One of the great promises of digital content has long been its purported eco-friendliness--in the early days of the battle between bloggers and the old-school media, bloggers touted the ecological footprint of blogs, which were surely more green than dead-tree media such as newspapers and magazines. In time, the new media has proven to have its own share of hotly debated environmental costs.
As the iPad and Kindle become a growing concern, the debate over the environmental effects of print versus digital are again coming to the fore. The argument in favor of digital books makes intuitive sense: compared to a stack of dead trees printed upon using toxic chemicals, e-books must be greener. But in truth, things are a bit more complicated.
A recent New York Times feature examines the carbon footprint of e-books in relation to print books:
The e-reader's manufacture, along a vast supply chain of consumer electronics, is relatively energy-hungry, using 100 kilowatt hours of fossil fuels and resulting in 66 pounds of carbon dioxide. For a single book, which, recycled or not, requires energy to form and dry the sheets, it's just two kilowatt hours, and 100 times fewer greenhouse gases.
One e-reader requires the extraction of 33 pounds of minerals. That includes trace amounts of exotic metals like columbite-tantalite, often mined in war-torn regions of Africa. But it's mostly sand and gravel to build landfills; they hold all the waste from manufacturing wafer boards for the integrated circuits. An e-reader also requires 79 gallons of water to produce its batteries and printed wiring boards, and in refining metals like the gold used in trace quantities in the circuits.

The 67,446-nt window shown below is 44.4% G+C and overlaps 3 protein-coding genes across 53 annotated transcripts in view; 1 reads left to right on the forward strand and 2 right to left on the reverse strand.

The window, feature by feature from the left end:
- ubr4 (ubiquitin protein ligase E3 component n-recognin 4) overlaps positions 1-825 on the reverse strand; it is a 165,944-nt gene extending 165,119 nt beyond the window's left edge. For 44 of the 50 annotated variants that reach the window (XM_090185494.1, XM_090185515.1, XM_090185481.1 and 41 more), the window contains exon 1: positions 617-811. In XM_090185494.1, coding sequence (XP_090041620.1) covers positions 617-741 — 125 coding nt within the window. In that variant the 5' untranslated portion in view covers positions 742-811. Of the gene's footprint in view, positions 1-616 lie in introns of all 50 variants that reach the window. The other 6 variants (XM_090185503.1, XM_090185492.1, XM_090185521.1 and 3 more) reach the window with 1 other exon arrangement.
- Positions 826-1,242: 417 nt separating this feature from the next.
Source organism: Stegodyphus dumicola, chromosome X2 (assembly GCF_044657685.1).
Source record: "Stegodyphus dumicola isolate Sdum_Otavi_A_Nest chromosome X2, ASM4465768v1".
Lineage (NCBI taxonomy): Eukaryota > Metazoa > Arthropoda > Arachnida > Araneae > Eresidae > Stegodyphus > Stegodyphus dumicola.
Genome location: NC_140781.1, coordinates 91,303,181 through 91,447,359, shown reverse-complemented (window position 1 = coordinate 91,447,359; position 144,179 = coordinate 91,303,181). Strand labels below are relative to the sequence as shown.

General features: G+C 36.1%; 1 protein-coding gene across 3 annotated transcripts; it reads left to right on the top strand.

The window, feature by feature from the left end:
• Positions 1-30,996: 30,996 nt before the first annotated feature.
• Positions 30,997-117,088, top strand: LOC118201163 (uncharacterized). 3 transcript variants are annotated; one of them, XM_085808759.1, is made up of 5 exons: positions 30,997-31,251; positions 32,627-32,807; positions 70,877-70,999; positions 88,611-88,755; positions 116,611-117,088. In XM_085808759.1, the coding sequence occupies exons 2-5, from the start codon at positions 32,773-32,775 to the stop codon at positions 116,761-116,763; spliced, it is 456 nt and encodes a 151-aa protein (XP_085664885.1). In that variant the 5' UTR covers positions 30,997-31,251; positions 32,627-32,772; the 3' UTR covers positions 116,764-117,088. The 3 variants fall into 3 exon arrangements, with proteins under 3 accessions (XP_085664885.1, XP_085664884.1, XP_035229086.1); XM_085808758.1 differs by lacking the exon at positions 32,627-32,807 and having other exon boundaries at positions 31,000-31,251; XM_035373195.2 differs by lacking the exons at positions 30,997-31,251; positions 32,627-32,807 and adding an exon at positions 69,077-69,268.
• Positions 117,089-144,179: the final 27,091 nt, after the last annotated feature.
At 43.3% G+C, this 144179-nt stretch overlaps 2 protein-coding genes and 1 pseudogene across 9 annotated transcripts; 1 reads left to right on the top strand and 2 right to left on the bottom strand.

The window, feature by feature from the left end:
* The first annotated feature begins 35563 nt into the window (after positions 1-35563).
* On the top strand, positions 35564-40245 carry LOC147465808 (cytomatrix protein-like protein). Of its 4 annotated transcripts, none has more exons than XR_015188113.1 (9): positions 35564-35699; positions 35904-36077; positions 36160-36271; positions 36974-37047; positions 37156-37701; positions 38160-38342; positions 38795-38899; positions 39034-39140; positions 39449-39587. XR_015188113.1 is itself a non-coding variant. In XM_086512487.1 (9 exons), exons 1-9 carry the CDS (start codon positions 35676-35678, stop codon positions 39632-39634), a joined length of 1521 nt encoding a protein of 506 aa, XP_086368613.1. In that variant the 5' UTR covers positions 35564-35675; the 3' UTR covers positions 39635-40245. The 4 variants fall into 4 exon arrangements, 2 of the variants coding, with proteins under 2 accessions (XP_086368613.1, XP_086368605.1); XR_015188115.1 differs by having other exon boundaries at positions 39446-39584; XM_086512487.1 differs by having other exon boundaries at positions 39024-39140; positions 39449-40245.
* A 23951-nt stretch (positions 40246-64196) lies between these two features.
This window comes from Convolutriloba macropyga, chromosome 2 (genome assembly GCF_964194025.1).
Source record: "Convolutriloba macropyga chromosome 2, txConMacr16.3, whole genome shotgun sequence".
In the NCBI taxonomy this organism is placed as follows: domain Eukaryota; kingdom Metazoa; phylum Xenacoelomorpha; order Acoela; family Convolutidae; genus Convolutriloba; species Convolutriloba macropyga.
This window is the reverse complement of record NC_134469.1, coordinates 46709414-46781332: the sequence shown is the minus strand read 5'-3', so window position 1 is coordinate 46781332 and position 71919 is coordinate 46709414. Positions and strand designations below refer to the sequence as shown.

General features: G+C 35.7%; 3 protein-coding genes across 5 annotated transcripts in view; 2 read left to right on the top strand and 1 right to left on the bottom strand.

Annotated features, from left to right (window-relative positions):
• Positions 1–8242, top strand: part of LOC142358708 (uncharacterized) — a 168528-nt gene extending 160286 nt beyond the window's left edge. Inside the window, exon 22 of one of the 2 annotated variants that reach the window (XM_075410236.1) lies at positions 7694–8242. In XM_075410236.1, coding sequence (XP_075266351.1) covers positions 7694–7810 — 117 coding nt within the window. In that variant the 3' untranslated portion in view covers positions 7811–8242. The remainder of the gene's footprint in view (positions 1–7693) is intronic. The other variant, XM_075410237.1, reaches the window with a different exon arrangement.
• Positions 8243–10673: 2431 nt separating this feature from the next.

In comparison, the creation of a print book looks positively green:
A book made with recycled paper consumes about two-thirds of a pound of minerals. (Here again, the greatest mineral use is actually gravel, mainly for the roads used to transport materials throughout the supply chain.) And it requires just 2 gallons of water to make the pulp slurry that is then pressed and heat-dried to make paper.
It's not particularly useful to compare the cost of an e-reader to a single e-book, however--an e-reader can hold hundreds if not thousands of books after its production, while a print book is a single physical product. Not to mention that the environmental effects of its creation may be dwarfed by those of its transportation and purchase. The New York Times contends that buying a book online and shipping it 500 miles causes as much pollution as creating the book, and a ten-mile round-trip to the nearest book store causes five times as much. The writers contextualize this in comparison to an e-reader:
You'd need to drive to a store 300 miles away to create the equivalent in toxic impacts on health of making one e-reader — but you might do that and more if you drive to the mall every time you buy a new book.
The variable we have the most control over is how our personal behaviors contribute to the cost of the e-book or paper book. In a post on the Los Angeles Times website, blogger Siel puts these considerations in direct terms:
...someone who only reads paper books -- but mostly borrows the books from the library which she gets to by bicycle (that's me) -- will have a vastly different reading carbon footprint than someone who drives their Hummer to the bookstore and buys books printed on virgin paper.
There has yet to be a conclusive study that compares the environmental cost of a single e-book in comparison to a single print book, so we're left to draw conclusions from the rough comparisons made in the New York Times article and this well-considered Exact Editions blog post. Until then, it's best to be aware of our consumption behaviors, no matter which we prefer, and push for further research comparing the respective ecological footprints of e-books and print books. And if we want to play it really safe, follow Siel's advice and make better use of what may remain the greenest (and most shareable) distribution system: the public library.